Forget Pitching, Hitting, and Fielding! The New York Mets’ Most Glaring Area Of Weakness May Be Statistics

It’s difficult to believe that Major League Baseball’s New York Mets won 11 of their first 12 games this season. Earlier today, the Chicago Cubs completed a four game sweep of the club, continuing a stretch in which the Mets have lost 29 of 45 games.

During this woeful period, fans have witnessed displays of poor pitching, hitting, and fielding skills. And to make matters worse, earlier this week, they witnessed a managerial display of poor statistical skills.

At a critical moment in a game against the Milwaukee Brewers, Mets Manager Mickey Callaway removed an effective pitcher and replaced him with an ineffective one. The change enabled the Brewers to score four runs and convert a two run New York lead into a two run Milwaukee surplus.

So why did Callaway bring in Jerry Blevins to replace Robert Gsellman? Given that Blevins has struggled all season, while Gsellman has delivered periods of clutch pitching? Callaway explained:

The seven times [the Brewers batter] faced Gsellman he got three hits. He’s never gotten a hit (0-for-2 with a walk) off Blevins. The overall numbers suggest Blevins has a much greater chance to get the hitter out and you have to go with those. It is part of managing the game today.

At first glance, it does seem reasonable to bring in a pitcher who has experienced success against a batter. But “0 for 2 with a walk” means that the pitcher had only faced the batter three times in his entire career!

That isn’t even close to a statistically meaningful number of past attempts. Callaway himself acknowledged the “small sample size” that he relied upon to make his decision.

In all fairness, there is no single numerical minimum of observations that must be considered when making a statistically valid decision. The minimum number varies by one’s willingness, in any particular situation, to tolerate risk and uncertainty.

And yet no mathematician would agree that a counter-intuitive baseball decision could be made on the basis of three prior outcomes. Thus, the Mets can now add Statistical Analysis to their List of Necessary Improvements.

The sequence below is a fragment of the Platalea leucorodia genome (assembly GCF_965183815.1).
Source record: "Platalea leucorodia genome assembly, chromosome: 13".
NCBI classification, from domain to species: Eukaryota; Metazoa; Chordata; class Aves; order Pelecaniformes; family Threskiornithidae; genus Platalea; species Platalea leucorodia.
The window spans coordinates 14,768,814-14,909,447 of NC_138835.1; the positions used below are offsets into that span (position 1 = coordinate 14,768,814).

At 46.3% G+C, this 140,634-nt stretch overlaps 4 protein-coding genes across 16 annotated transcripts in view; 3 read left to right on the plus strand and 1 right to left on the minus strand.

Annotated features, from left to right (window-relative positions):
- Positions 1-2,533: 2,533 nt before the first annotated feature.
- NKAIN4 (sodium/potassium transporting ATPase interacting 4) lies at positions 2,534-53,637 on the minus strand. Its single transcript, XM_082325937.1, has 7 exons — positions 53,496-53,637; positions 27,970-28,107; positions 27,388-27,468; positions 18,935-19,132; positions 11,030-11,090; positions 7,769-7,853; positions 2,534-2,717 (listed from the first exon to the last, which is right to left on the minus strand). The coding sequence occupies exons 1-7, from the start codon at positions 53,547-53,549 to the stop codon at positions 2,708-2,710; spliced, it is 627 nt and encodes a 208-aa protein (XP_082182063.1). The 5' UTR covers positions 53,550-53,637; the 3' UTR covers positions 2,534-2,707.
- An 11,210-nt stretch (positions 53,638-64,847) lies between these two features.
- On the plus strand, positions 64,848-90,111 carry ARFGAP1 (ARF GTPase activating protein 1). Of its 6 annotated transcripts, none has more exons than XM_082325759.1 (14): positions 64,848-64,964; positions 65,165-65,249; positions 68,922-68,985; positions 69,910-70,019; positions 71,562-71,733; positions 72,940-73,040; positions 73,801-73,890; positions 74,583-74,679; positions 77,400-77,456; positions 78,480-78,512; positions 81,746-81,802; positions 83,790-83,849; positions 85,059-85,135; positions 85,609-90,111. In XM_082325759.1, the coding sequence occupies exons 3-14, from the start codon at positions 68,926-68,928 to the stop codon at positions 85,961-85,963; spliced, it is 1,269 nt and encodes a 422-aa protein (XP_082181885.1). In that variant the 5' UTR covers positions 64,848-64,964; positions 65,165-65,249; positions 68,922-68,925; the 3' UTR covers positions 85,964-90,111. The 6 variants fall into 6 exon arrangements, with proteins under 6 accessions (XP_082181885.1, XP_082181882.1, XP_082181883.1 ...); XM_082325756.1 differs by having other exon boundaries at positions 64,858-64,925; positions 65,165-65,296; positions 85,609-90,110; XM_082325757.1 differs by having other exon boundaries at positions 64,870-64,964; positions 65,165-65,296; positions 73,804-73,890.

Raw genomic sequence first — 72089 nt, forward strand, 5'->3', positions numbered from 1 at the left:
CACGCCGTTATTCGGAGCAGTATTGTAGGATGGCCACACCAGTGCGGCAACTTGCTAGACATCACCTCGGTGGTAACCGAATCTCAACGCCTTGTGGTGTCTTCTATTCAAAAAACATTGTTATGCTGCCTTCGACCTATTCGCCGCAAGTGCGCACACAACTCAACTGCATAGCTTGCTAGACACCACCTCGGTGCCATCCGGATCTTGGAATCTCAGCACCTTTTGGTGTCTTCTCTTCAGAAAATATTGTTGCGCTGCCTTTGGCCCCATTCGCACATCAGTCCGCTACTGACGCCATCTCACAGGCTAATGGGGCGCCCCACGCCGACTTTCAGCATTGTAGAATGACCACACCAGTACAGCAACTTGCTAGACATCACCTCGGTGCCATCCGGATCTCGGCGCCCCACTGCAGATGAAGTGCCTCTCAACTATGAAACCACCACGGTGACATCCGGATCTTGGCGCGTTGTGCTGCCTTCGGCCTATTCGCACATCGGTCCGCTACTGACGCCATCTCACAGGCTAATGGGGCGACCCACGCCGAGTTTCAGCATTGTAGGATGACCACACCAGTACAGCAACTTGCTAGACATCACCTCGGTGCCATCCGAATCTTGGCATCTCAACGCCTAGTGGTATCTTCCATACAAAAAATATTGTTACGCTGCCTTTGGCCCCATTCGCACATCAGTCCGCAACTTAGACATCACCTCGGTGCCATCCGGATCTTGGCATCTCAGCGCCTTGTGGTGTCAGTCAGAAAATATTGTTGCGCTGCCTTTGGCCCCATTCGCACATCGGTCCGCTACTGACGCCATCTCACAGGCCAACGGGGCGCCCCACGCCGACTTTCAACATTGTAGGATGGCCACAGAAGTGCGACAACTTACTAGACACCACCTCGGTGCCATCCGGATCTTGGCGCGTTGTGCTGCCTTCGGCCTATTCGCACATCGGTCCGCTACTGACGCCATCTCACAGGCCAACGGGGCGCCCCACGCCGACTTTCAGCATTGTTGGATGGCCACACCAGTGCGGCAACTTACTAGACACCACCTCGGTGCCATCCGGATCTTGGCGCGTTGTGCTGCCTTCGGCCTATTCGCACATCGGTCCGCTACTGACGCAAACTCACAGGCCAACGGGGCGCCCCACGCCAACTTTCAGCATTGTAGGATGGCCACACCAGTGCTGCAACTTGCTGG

The Genuflecting Athletes

Are you noticing all of the National Football League players who are “taking a knee” during the American National Anthem this weekend? The gesture is being interpreted as a sign of protest against the recent comments of the President of the United Sates.

Until recently, though, the gesture was never defined as a symbol of protest. Quite the contrary, it always represented a symbol of extreme respect and reverence.

The physical position is called “genuflection.” Most Americans will recognize it as  the traditional posture that people assume to propose marriage.

And throughout history, individuals assumed the stance when meeting royalty, noblemen, and high priests. The practice can be traced back to the time of Alexander The Great, and perhaps even further.

People of the Catholic faith also genuflect at certain times during Mass. There is certainly no hint of protest in that venue!

So why is the gesture now utilized as a sign of dissent during the National Anthem? Perhaps the kneeling players wish to indicate that they continue to honor their nation, even as they protest some of its flaws.

That’s a complicated interpretation, isn’t it? And yet it’s no more complex than the origins of the players’ decisions to engage in it.

Houston Cheers

Battered by the torrential rains and destructive winds of Hurricane Harvey, the citizens of Houston undoubtedly needed a morale booster this weekend. Fortunately, Major League Baseball’s struggling New York Mets franchise obliged by delivering one.

The Mets visited the Houston Astros yesterday and played a doubleheader. The two games were the first professional baseball events to be staged in the United States’ fourth most populous city since last week’s catastrophic storm.

The result? The moribund Mets lost both games. And to the delight of Astros fans, Harvey himself lost the first one.

That’s right. Believe it or not, the Mets starting pitcher in the opening match was a player named Matt Harvey. He was pounded by the Houston batsmen and gave up seven runs in only two innings.

Harvey (the pitcher, not the hurricane) has been repeatedly injured throughout his career. Yesterday marked his most recent return from an extended recovery period, and he clearly wasn’t feeling his best.

Nevertheless, his brief return to the pitching mound served to cheer Houston’s baseball fans. Indeed, let’s hope that the citizens of Texas’ largest city will find many more opportunities to cheer in the near future.